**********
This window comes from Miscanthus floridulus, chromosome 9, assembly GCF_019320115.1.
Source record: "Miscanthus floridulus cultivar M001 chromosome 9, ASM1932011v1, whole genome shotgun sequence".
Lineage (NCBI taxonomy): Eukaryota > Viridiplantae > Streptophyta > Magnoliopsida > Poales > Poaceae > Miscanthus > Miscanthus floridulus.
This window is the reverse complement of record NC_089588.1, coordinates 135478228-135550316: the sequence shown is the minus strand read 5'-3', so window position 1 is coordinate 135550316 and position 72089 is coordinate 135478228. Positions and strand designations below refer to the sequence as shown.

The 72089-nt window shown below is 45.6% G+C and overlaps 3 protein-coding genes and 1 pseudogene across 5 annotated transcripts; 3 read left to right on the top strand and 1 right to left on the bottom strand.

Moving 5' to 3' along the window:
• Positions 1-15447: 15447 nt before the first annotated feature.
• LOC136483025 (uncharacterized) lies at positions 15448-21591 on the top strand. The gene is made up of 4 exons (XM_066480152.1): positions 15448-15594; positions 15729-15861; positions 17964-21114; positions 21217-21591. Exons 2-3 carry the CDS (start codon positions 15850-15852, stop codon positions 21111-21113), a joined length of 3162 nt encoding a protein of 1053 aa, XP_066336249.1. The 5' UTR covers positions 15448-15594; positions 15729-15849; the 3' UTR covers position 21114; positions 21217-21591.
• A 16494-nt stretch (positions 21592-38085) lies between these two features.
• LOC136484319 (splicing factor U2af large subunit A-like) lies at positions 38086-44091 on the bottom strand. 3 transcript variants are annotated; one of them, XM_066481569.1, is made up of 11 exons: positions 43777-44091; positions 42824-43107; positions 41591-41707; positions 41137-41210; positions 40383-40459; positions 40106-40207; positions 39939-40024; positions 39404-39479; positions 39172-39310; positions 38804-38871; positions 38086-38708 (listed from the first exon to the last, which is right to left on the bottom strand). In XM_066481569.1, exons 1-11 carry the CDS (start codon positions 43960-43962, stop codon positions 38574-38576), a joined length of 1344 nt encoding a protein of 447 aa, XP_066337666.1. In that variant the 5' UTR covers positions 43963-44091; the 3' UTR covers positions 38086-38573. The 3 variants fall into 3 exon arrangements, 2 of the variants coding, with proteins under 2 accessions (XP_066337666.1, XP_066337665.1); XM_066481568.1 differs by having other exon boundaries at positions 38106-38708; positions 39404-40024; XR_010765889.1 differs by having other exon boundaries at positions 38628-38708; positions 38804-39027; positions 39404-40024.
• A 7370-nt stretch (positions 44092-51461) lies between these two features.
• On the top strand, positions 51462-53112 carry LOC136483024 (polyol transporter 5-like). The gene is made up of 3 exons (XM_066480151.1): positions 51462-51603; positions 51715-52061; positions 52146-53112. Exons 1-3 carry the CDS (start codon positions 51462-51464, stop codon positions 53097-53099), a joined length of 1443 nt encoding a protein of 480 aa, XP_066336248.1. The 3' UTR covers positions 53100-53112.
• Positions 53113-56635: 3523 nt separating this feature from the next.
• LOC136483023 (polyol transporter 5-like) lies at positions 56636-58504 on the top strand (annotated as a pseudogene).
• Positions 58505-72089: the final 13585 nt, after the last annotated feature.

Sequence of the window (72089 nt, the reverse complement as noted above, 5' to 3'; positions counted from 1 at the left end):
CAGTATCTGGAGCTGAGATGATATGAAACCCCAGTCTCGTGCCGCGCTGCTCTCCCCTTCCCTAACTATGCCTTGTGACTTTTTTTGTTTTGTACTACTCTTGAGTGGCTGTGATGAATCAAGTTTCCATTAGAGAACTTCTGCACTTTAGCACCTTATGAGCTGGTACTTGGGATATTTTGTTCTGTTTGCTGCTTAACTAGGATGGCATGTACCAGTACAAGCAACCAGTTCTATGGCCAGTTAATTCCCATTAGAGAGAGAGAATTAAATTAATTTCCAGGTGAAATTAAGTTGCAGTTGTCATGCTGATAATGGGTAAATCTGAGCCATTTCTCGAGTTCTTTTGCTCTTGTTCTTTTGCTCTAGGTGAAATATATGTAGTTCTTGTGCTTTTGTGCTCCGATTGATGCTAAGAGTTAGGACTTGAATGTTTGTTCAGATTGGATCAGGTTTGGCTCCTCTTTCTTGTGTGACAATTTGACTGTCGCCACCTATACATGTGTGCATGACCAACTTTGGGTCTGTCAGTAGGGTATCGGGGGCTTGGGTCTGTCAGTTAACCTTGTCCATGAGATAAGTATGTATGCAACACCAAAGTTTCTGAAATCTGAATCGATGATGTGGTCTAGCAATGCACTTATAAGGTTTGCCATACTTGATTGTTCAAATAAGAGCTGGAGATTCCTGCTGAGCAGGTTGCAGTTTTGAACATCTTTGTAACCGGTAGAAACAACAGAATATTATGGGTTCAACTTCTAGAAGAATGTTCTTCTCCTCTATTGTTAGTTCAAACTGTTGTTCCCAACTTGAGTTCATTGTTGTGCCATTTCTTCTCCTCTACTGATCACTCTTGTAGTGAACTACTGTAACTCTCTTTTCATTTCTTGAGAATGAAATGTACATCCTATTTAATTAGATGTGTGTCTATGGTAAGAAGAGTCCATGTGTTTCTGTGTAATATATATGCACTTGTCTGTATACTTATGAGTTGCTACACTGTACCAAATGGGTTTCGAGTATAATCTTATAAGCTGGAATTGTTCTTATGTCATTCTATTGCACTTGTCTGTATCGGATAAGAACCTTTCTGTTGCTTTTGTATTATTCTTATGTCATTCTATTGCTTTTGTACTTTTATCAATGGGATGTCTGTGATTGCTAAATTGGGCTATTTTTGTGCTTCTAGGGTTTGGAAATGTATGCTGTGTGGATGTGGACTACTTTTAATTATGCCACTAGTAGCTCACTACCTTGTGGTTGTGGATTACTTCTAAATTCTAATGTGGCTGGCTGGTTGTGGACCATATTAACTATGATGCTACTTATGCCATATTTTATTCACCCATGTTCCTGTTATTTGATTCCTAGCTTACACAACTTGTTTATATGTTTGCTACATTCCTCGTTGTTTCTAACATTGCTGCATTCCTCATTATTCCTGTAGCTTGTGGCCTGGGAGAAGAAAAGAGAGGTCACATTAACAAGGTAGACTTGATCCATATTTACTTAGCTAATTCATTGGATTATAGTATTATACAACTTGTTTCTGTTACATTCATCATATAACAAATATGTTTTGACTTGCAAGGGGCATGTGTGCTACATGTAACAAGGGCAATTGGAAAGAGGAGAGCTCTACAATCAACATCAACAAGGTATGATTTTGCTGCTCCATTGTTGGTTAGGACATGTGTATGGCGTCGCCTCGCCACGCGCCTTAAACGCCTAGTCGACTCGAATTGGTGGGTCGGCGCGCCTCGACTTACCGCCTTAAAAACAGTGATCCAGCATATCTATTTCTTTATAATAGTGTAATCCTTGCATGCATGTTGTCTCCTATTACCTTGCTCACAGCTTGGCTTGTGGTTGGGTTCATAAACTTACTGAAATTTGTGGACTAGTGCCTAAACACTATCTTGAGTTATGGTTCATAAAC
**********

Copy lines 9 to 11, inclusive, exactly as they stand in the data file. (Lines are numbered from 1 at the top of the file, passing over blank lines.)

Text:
• A 16494-nt stretch (positions 21592-38085) lies between these two features.
• LOC136484319 (splicing factor U2af large subunit A-like) lies at positions 38086-44091 on the bottom strand. 3 transcript variants are annotated; one of them, XM_066481569.1, is made up of 11 exons: positions 43777-44091; positions 42824-43107; positions 41591-41707; positions 41137-41210; positions 40383-40459; positions 40106-40207; positions 39939-40024; positions 39404-39479; positions 39172-39310; positions 38804-38871; positions 38086-38708 (listed from the first exon to the last, which is right to left on the bottom strand). In XM_066481569.1, exons 1-11 carry the CDS (start codon positions 43960-43962, stop codon positions 38574-38576), a joined length of 1344 nt encoding a protein of 447 aa, XP_066337666.1. In that variant the 5' UTR covers positions 43963-44091; the 3' UTR covers positions 38086-38573. The 3 variants fall into 3 exon arrangements, 2 of the variants coding, with proteins under 2 accessions (XP_066337666.1, XP_066337665.1); XM_066481568.1 differs by having other exon boundaries at positions 38106-38708; positions 39404-40024; XR_010765889.1 differs by having other exon boundaries at positions 38628-38708; positions 38804-39027; positions 39404-40024.
• A 7370-nt stretch (positions 44092-51461) lies between these two features.